|iodine||71.05 mcg||47||5.7||very good|
|vitamin B12||0.91 mcg||38||4.6||very good|
|phosphorus||232.75 mg||33||4.0||very good|
|calcium||296.45 mg||30||3.6||very good|
|vitamin B2||0.35 mg||27||3.2||good|
|pantothenic acid||0.95 mg||19||2.3||good|
Density>=7.6 AND DRI/DV>=10%
Density>=3.4 AND DRI/DV>=5%
Density>=1.5 AND DRI/DV>=2.5%
In-Depth Nutritional Profile for Yogurt, grass-fed
- Baharav E, Mor F, Halpern M, Weinberger A. Lactobacillus GG Bacteria Ameliorate Arthritis in Lewis Rats. J Nutr. 2004 Aug;134(8):1964-1969. 2004. PMID:15284384.
- Borrego F, Robertson MJ, Ritz J, Pena J, Solana R. CD69 is a stimulatory receptor for natural killer cell and its cytotoxic effect is blocked by CD94 inhibitory receptor. Immunology. 1999 May;97(1):159-65. 1999. PMID:10447727.
- Cheng S, Lyytikainen A, Kroger H, Lamberg-Allardt C, Alen M, Koistinen A, Wang QJ, Suuriniemi M, Suominen H, Mahonen A, Nicholson PH, Ivaska KK, Korpela R, Ohlsson C, Vaananen KH, Tylavsky F. Effects of calcium, dairy product, and vitamin D supplementation on bone mass accrual and body composition in 10-12-y-old girls: a 2-y randomized trial. Am J Clin Nutr. 2005 Nov;82(5):1115-26. 2005. PMID:16280447.
- Ciampa L. Consumer groups seek to ban growth hormone for dairy cows. Linda Ciampa CNN.com. June 15, . 1999.
- Cornish J, Callon KE, Naot D, Palmano KP, Banovic T, Bava U, Watson M, Lin JM, Tong PC, Chen Q, Chan VA, Reid HE, Fazzalari N, Baker HM, Baker EN, Haggarty NW, Grey AB, Reid IR. Lactoferrin is a potent regulator of bone cell activity and increases bone formationin vivo. Endocrinology. 2004 Sep;145(9):4366-74. 2004. PMID:15166119.
- Ensminger AH, Esminger M. K. J. e. al. Food for Health: A Nutrition Encyclopedia. Clovis, California: Pegus Press; 1986. 1986. PMID:15210.
- Fabian E, Elmadfa I. Influence of daily consumption of probiotic and conventional yoghurt on the plasma lipid profile in young healthy women. Ann Nutr Metab. 2006;50(4):387-93. Epub 2006 Jun 30 . 2006. PMID:16816529.
- Fortes C, Forastiere F, Farchi S, et al. Diet and overall survival in a cohort of very elderly people. Epidemiology 2000 Jul;11(4):440-5. 2000.
- Gill HS, Rutherfurd KJ, Cross ML. Enhancement of immunity in the elderly by dietary supplementation with probiotic Bifidobacterium lactis HN019. Am J Clin Nutr 2001 Dec 74;74(6):833-9. 2001.
- Gunther CW, Lyle RM, Legowski PA, James JM, McCabe LD, McCabe GP, Peacock M, Teegarden D. Fat oxidation and its relation to serum parathyroid hormone in young women enrolled in a 1-y dairy calcium intervention. Am J Clin Nutr. 2005 Dec;82(6):1228-34. 2005. PMID:16332655.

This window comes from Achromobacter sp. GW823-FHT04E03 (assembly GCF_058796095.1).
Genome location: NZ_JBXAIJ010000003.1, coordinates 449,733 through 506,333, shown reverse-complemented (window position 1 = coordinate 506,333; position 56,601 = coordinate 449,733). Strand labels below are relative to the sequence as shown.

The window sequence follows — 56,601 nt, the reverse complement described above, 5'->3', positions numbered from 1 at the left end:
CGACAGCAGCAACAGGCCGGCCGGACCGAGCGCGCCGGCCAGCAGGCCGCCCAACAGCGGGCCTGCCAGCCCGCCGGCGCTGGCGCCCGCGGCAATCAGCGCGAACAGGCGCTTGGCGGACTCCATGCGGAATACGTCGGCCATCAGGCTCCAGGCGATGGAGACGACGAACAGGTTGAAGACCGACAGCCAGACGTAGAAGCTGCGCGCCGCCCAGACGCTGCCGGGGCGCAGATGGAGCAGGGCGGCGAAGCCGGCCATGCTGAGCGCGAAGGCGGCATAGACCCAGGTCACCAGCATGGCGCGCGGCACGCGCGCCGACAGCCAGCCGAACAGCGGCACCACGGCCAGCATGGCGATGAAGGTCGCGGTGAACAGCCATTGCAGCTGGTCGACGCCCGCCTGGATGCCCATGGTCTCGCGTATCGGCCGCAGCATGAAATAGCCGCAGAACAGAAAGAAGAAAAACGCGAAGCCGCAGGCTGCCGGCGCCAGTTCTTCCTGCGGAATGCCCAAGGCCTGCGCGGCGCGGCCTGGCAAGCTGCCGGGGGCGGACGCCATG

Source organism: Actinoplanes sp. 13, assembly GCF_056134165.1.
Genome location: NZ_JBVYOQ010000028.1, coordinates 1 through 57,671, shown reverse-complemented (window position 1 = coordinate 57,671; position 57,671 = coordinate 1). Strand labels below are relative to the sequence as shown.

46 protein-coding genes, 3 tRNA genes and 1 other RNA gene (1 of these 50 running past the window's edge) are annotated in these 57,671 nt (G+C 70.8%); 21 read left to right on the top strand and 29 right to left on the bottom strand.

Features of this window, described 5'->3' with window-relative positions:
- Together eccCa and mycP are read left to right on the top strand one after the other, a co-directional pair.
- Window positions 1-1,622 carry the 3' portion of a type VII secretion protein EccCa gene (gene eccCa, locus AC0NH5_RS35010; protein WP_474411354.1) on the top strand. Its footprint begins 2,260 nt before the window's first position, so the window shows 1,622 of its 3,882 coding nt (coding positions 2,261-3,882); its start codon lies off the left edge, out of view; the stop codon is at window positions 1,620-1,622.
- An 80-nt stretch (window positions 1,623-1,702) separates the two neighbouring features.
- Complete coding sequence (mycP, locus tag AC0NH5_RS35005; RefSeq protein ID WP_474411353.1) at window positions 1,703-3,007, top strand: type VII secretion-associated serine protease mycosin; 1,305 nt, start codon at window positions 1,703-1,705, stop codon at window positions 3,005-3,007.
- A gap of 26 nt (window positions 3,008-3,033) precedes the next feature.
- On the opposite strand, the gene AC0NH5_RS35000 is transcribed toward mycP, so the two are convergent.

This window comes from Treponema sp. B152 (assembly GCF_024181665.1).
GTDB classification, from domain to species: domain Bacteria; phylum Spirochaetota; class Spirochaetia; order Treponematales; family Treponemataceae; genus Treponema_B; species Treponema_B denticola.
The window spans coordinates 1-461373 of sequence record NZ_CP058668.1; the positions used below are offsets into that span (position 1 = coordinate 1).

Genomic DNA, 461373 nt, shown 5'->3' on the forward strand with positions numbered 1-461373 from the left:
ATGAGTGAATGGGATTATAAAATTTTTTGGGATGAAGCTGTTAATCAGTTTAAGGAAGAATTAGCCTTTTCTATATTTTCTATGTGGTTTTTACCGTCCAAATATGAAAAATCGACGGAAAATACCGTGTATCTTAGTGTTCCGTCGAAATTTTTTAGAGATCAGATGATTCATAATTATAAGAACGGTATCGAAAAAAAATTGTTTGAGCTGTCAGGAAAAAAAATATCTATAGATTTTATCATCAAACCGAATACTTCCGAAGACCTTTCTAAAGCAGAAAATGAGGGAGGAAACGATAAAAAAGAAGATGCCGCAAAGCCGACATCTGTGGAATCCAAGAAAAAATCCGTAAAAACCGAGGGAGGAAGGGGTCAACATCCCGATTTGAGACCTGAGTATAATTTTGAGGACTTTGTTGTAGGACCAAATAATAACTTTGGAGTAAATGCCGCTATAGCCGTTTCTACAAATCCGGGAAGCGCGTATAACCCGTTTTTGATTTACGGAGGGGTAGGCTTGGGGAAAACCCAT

- Heaney RP, Davies KM, Barger-Lux MJ. Calcium and weight: clinical studies. J Am Coll Nutr. 2002 Apr; 21(2): 152S-155S. 2002.
- Hilton E, Isenberg HD, Alperstein P, et al. Ingestion of yogurt containing Lactobacillus acidophilus as prophylaxis for candidal vaginitis. Ann Intern Med 1992 Mar 1;116(5):353-7. 1992.
- Hojo K, Ohshima T, Yashima A, Gomi K, Maeda N. Effects of Yoghurt on the Human Oral Microbiota and Halitosis. Paper presented at the 83rd General Session, International Association for Dental Research, Baltimore, MD, March 10, 2005. 2005.
- Larsson SC, Bergkvist L, Wolk A. High fat dairy food and conjugated linoleic acide intakes in relation to colorectal cancer incidence in the Swedish Mammography Cohort. Am J Clin Nutr. 2005 Oct;82(4):894-900. 2005. PMID:16210722.
- Meydani SN, Ha WK. Immunologic effects of yogurt. Am J Clin Nutr 2000 Apr;71(4):861-72. 2000.
- Meyer AL, Micksche M, Herbacek I, Elmadfa I. Daily intake of probiotic as well as conventional yogurt has a stimulating effect on cellular immunity in young healthy women. Ann Nutr Metab. 2006;50(3):282-9. Epub 2006 Feb 23. 2006. PMID:16508257.
- Serafeimidou A, Zlatanos S, Kritikos G, et al.Change of fatty acid profile, including conjugated linoleic acid (CLA) content, during refrigerated storage of yogurt made of cow and sheep milk. Journal of Food Composition and Analysis, Volume 31, Issue 1, August 2013, Pages 24-30.
- Skinner JD, Bounds W, Carruth BR, Ziegler P. Longitudinal calcium intake is negatively related to children's body fat indexes. J Am Diet Assoc. 2003 Dec;103(12):1626-31. 2003.
- Villena J, Racedo S, Aguero G, Bru E, Medina M, Alvarez S. Lactobacillus casei Improves Resistance to Pneumococcal Respiratory Infection in Malnourished Mice. J Nutr. 2005 Jun;135(6):1462-9. 2005. PMID:15930453.
- Wang K, Li S, Liu C, Perug D, Su Y, Wu D, Jan C, Lai C, Wang T, Wang W. Effect of ingesting Lactobacillus- and Bifidobacterium-containing yogurt in subjects with colonized Helicobacter pylori. Am J Clin Nutr. 2004 Sep;80(3):737-41. 2004. PMID:15321816.
- Wood, Rebecca. The Whole Foods Encyclopedia. New York, NY: Prentice-Hall Press; 1988. 1988. PMID:15220.
- Zemel M, Richards J, Mathis S, Milstead A, Gebhardt L, Silva E. Dairy augmentation of total and central fat loss in obese subjects. Int J Obesity 2005 January;29:391-397. 2005. PMID:15672113.
- Zemel MB, Thompson W, Milstead A, Morris K, Campbell P. Calcium and dairy acceleration of weight and fat loss during energy restriction in obese adults. Obes Res. 2004 Apr;12(4):582-90. 2004.
- Much grattidtude to George Mateljan,and the George Mateljan Foundation for www.whfoods.com